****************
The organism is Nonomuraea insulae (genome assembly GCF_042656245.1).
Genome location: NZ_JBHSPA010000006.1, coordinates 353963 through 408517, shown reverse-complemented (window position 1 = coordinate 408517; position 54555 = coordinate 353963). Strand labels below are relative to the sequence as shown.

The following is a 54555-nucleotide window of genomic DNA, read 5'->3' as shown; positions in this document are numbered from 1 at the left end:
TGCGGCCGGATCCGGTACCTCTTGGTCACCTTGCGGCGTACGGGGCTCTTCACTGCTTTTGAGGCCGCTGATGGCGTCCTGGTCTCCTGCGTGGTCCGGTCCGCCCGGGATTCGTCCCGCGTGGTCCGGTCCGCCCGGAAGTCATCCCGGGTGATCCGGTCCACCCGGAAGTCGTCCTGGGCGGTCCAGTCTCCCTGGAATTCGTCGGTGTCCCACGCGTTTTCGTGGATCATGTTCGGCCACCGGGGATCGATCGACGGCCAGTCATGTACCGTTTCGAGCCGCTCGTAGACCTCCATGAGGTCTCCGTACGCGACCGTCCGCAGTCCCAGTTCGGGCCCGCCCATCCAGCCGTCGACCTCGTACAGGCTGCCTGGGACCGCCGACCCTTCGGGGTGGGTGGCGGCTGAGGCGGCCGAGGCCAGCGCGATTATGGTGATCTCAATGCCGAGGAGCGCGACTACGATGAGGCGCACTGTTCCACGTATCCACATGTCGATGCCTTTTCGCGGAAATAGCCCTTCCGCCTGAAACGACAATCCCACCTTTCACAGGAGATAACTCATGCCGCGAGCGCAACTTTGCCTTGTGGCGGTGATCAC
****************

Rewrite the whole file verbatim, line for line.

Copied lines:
The organism is Nonomuraea insulae (genome assembly GCF_042656245.1).
Genome location: NZ_JBHSPA010000006.1, coordinates 353963 through 408517, shown reverse-complemented (window position 1 = coordinate 408517; position 54555 = coordinate 353963). Strand labels below are relative to the sequence as shown.

The following is a 54555-nucleotide window of genomic DNA, read 5'->3' as shown; positions in this document are numbered from 1 at the left end:
TGCGGCCGGATCCGGTACCTCTTGGTCACCTTGCGGCGTACGGGGCTCTTCACTGCTTTTGAGGCCGCTGATGGCGTCCTGGTCTCCTGCGTGGTCCGGTCCGCCCGGGATTCGTCCCGCGTGGTCCGGTCCGCCCGGAAGTCATCCCGGGTGATCCGGTCCACCCGGAAGTCGTCCTGGGCGGTCCAGTCTCCCTGGAATTCGTCGGTGTCCCACGCGTTTTCGTGGATCATGTTCGGCCACCGGGGATCGATCGACGGCCAGTCATGTACCGTTTCGAGCCGCTCGTAGACCTCCATGAGGTCTCCGTACGCGACCGTCCGCAGTCCCAGTTCGGGCCCGCCCATCCAGCCGTCGACCTCGTACAGGCTGCCTGGGACCGCCGACCCTTCGGGGTGGGTGGCGGCTGAGGCGGCCGAGGCCAGCGCGATTATGGTGATCTCAATGCCGAGGAGCGCGACTACGATGAGGCGCACTGTTCCACGTATCCACATGTCGATGCCTTTTCGCGGAAATAGCCCTTCCGCCTGAAACGACAATCCCACCTTTCACAGGAGATAACTCATGCCGCGAGCGCAACTTTGCCTTGTGGCGGTGATCAC